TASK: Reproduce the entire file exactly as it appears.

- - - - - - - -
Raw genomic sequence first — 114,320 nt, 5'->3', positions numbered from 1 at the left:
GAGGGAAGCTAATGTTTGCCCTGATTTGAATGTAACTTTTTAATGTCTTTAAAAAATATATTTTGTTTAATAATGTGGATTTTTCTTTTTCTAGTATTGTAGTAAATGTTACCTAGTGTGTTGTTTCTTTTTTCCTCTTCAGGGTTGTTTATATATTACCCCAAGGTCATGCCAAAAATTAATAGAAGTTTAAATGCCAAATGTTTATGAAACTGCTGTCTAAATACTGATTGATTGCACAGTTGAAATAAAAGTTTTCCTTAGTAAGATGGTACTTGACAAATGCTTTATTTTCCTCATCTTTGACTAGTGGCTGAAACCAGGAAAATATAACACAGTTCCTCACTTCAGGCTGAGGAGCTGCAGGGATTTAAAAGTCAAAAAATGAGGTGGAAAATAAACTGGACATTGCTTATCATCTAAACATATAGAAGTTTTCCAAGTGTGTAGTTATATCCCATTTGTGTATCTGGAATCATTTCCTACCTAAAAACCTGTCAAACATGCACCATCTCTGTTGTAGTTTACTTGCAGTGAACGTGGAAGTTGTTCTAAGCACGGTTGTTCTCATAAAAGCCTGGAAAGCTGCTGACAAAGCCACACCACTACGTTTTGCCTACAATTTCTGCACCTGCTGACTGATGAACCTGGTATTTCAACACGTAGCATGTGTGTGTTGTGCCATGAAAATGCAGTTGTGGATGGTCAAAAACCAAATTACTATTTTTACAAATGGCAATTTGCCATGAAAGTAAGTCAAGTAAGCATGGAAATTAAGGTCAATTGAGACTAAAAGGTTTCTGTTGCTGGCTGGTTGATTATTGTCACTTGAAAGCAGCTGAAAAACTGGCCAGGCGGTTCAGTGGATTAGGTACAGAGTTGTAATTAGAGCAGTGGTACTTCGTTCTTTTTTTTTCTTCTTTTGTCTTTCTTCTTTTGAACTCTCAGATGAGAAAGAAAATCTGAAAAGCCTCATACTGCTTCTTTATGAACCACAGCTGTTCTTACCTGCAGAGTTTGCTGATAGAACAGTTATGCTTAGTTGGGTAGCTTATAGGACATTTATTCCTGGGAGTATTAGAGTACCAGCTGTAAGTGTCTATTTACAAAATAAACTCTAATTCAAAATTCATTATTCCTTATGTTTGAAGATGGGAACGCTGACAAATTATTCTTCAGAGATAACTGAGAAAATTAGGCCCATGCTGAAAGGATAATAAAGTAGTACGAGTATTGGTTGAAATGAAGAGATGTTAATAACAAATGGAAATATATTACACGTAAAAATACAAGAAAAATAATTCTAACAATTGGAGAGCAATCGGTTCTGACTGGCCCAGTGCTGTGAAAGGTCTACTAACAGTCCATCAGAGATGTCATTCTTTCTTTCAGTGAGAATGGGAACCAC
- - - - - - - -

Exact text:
Raw genomic sequence first — 114,320 nt, 5'->3', positions numbered from 1 at the left:
GAGGGAAGCTAATGTTTGCCCTGATTTGAATGTAACTTTTTAATGTCTTTAAAAAATATATTTTGTTTAATAATGTGGATTTTTCTTTTTCTAGTATTGTAGTAAATGTTACCTAGTGTGTTGTTTCTTTTTTCCTCTTCAGGGTTGTTTATATATTACCCCAAGGTCATGCCAAAAATTAATAGAAGTTTAAATGCCAAATGTTTATGAAACTGCTGTCTAAATACTGATTGATTGCACAGTTGAAATAAAAGTTTTCCTTAGTAAGATGGTACTTGACAAATGCTTTATTTTCCTCATCTTTGACTAGTGGCTGAAACCAGGAAAATATAACACAGTTCCTCACTTCAGGCTGAGGAGCTGCAGGGATTTAAAAGTCAAAAAATGAGGTGGAAAATAAACTGGACATTGCTTATCATCTAAACATATAGAAGTTTTCCAAGTGTGTAGTTATATCCCATTTGTGTATCTGGAATCATTTCCTACCTAAAAACCTGTCAAACATGCACCATCTCTGTTGTAGTTTACTTGCAGTGAACGTGGAAGTTGTTCTAAGCACGGTTGTTCTCATAAAAGCCTGGAAAGCTGCTGACAAAGCCACACCACTACGTTTTGCCTACAATTTCTGCACCTGCTGACTGATGAACCTGGTATTTCAACACGTAGCATGTGTGTGTTGTGCCATGAAAATGCAGTTGTGGATGGTCAAAAACCAAATTACTATTTTTACAAATGGCAATTTGCCATGAAAGTAAGTCAAGTAAGCATGGAAATTAAGGTCAATTGAGACTAAAAGGTTTCTGTTGCTGGCTGGTTGATTATTGTCACTTGAAAGCAGCTGAAAAACTGGCCAGGCGGTTCAGTGGATTAGGTACAGAGTTGTAATTAGAGCAGTGGTACTTCGTTCTTTTTTTTTCTTCTTTTGTCTTTCTTCTTTTGAACTCTCAGATGAGAAAGAAAATCTGAAAAGCCTCATACTGCTTCTTTATGAACCACAGCTGTTCTTACCTGCAGAGTTTGCTGATAGAACAGTTATGCTTAGTTGGGTAGCTTATAGGACATTTATTCCTGGGAGTATTAGAGTACCAGCTGTAAGTGTCTATTTACAAAATAAACTCTAATTCAAAATTCATTATTCCTTATGTTTGAAGATGGGAACGCTGACAAATTATTCTTCAGAGATAACTGAGAAAATTAGGCCCATGCTGAAAGGATAATAAAGTAGTACGAGTATTGGTTGAAATGAAGAGATGTTAATAACAAATGGAAATATATTACACGTAAAAATACAAGAAAAATAATTCTAACAATTGGAGAGCAATCGGTTCTGACTGGCCCAGTGCTGTGAAAGGTCTACTAACAGTCCATCAGAGATGTCATTCTTTCTTTCAGTGAGAATGGGAACCAC